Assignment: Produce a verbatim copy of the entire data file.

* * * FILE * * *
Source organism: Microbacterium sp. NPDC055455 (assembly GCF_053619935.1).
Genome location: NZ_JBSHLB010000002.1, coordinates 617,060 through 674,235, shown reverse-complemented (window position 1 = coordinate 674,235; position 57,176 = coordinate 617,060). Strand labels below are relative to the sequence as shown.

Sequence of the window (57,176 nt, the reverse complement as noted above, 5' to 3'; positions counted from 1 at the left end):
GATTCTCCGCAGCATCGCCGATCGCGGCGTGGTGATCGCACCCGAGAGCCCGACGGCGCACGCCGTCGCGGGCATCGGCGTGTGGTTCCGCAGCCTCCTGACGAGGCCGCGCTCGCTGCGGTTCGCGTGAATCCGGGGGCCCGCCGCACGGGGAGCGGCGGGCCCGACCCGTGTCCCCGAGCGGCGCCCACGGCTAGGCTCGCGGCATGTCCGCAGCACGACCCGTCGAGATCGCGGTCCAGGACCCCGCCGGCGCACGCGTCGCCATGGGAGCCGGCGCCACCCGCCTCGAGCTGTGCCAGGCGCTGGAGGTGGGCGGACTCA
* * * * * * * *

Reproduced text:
Source organism: Microbacterium sp. NPDC055455 (assembly GCF_053619935.1).
Genome location: NZ_JBSHLB010000002.1, coordinates 617,060 through 674,235, shown reverse-complemented (window position 1 = coordinate 674,235; position 57,176 = coordinate 617,060). Strand labels below are relative to the sequence as shown.

Sequence of the window (57,176 nt, the reverse complement as noted above, 5' to 3'; positions counted from 1 at the left end):
GATTCTCCGCAGCATCGCCGATCGCGGCGTGGTGATCGCACCCGAGAGCCCGACGGCGCACGCCGTCGCGGGCATCGGCGTGTGGTTCCGCAGCCTCCTGACGAGGCCGCGCTCGCTGCGGTTCGCGTGAATCCGGGGGCCCGCCGCACGGGGAGCGGCGGGCCCGACCCGTGTCCCCGAGCGGCGCCCACGGCTAGGCTCGCGGCATGTCCGCAGCACGACCCGTCGAGATCGCGGTCCAGGACCCCGCCGGCGCACGCGTCGCCATGGGAGCCGGCGCCACCCGCCTCGAGCTGTGCCAGGCGCTGGAGGTGGGCGGACTCA